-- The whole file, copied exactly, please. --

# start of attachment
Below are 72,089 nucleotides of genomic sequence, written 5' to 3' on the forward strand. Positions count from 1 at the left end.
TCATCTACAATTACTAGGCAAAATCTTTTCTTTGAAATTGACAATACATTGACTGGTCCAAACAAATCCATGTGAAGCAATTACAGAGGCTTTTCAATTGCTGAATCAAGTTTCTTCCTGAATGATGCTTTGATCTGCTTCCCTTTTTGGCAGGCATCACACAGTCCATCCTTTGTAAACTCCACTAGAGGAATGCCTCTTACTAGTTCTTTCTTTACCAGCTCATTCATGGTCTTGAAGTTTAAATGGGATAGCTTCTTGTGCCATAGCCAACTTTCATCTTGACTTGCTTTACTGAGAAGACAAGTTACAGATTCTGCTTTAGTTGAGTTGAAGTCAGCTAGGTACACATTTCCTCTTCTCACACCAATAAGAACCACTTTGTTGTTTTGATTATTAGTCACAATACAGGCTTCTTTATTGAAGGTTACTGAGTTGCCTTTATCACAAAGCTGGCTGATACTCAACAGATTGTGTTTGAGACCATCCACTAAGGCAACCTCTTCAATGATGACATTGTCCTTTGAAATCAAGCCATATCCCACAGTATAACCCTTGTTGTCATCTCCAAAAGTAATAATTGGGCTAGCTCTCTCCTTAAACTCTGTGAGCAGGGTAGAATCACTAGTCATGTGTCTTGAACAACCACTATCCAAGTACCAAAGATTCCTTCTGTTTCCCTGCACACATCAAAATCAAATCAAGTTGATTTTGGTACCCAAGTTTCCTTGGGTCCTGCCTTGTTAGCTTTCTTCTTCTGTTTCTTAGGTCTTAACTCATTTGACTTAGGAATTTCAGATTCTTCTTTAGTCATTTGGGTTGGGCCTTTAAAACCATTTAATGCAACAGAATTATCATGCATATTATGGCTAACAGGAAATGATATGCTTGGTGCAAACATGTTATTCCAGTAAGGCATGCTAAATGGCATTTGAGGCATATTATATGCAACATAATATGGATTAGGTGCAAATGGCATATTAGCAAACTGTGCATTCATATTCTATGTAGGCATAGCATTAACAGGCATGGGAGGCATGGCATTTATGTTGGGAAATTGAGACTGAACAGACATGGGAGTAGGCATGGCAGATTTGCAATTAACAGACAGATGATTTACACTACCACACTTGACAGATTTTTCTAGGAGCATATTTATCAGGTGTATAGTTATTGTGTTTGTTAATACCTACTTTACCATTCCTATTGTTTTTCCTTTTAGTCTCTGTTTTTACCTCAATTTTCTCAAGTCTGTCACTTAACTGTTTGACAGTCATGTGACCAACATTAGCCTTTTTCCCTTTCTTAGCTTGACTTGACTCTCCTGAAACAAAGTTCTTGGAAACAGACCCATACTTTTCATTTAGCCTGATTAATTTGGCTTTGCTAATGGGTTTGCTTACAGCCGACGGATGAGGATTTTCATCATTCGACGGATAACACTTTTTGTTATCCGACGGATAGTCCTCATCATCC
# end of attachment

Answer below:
Below are 72,089 nucleotides of genomic sequence, written 5' to 3' on the forward strand. Positions count from 1 at the left end.
TCATCTACAATTACTAGGCAAAATCTTTTCTTTGAAATTGACAATACATTGACTGGTCCAAACAAATCCATGTGAAGCAATTACAGAGGCTTTTCAATTGCTGAATCAAGTTTCTTCCTGAATGATGCTTTGATCTGCTTCCCTTTTTGGCAGGCATCACACAGTCCATCCTTTGTAAACTCCACTAGAGGAATGCCTCTTACTAGTTCTTTCTTTACCAGCTCATTCATGGTCTTGAAGTTTAAATGGGATAGCTTCTTGTGCCATAGCCAACTTTCATCTTGACTTGCTTTACTGAGAAGACAAGTTACAGATTCTGCTTTAGTTGAGTTGAAGTCAGCTAGGTACACATTTCCTCTTCTCACACCAATAAGAACCACTTTGTTGTTTTGATTATTAGTCACAATACAGGCTTCTTTATTGAAGGTTACTGAGTTGCCTTTATCACAAAGCTGGCTGATACTCAACAGATTGTGTTTGAGACCATCCACTAAGGCAACCTCTTCAATGATGACATTGTCCTTTGAAATCAAGCCATATCCCACAGTATAACCCTTGTTGTCATCTCCAAAAGTAATAATTGGGCTAGCTCTCTCCTTAAACTCTGTGAGCAGGGTAGAATCACTAGTCATGTGTCTTGAACAACCACTATCCAAGTACCAAAGATTCCTTCTGTTTCCCTGCACACATCAAAATCAAATCAAGTTGATTTTGGTACCCAAGTTTCCTTGGGTCCTGCCTTGTTAGCTTTCTTCTTCTGTTTCTTAGGTCTTAACTCATTTGACTTAGGAATTTCAGATTCTTCTTTAGTCATTTGGGTTGGGCCTTTAAAACCATTTAATGCAACAGAATTATCATGCATATTATGGCTAACAGGAAATGATATGCTTGGTGCAAACATGTTATTCCAGTAAGGCATGCTAAATGGCATTTGAGGCATATTATATGCAACATAATATGGATTAGGTGCAAATGGCATATTAGCAAACTGTGCATTCATATTCTATGTAGGCATAGCATTAACAGGCATGGGAGGCATGGCATTTATGTTGGGAAATTGAGACTGAACAGACATGGGAGTAGGCATGGCAGATTTGCAATTAACAGACAGATGATTTACACTACCACACTTGACAGATTTTTCTAGGAGCATATTTATCAGGTGTATAGTTATTGTGTTTGTTAATACCTACTTTACCATTCCTATTGTTTTTCCTTTTAGTCTCTGTTTTTACCTCAATTTTCTCAAGTCTGTCACTTAACTGTTTGACAGTCATGTGACCAACATTAGCCTTTTTCCCTTTCTTAGCTTGACTTGACTCTCCTGAAACAAAGTTCTTGGAAACAGACCCATACTTTTCATTTAGCCTGATTAATTTGGCTTTGCTAATGGGTTTGCTTACAGCCGACGGATGAGGATTTTCATCATTCGACGGATAACACTTTTTGTTATCCGACGGATAGTCCTCATCATCC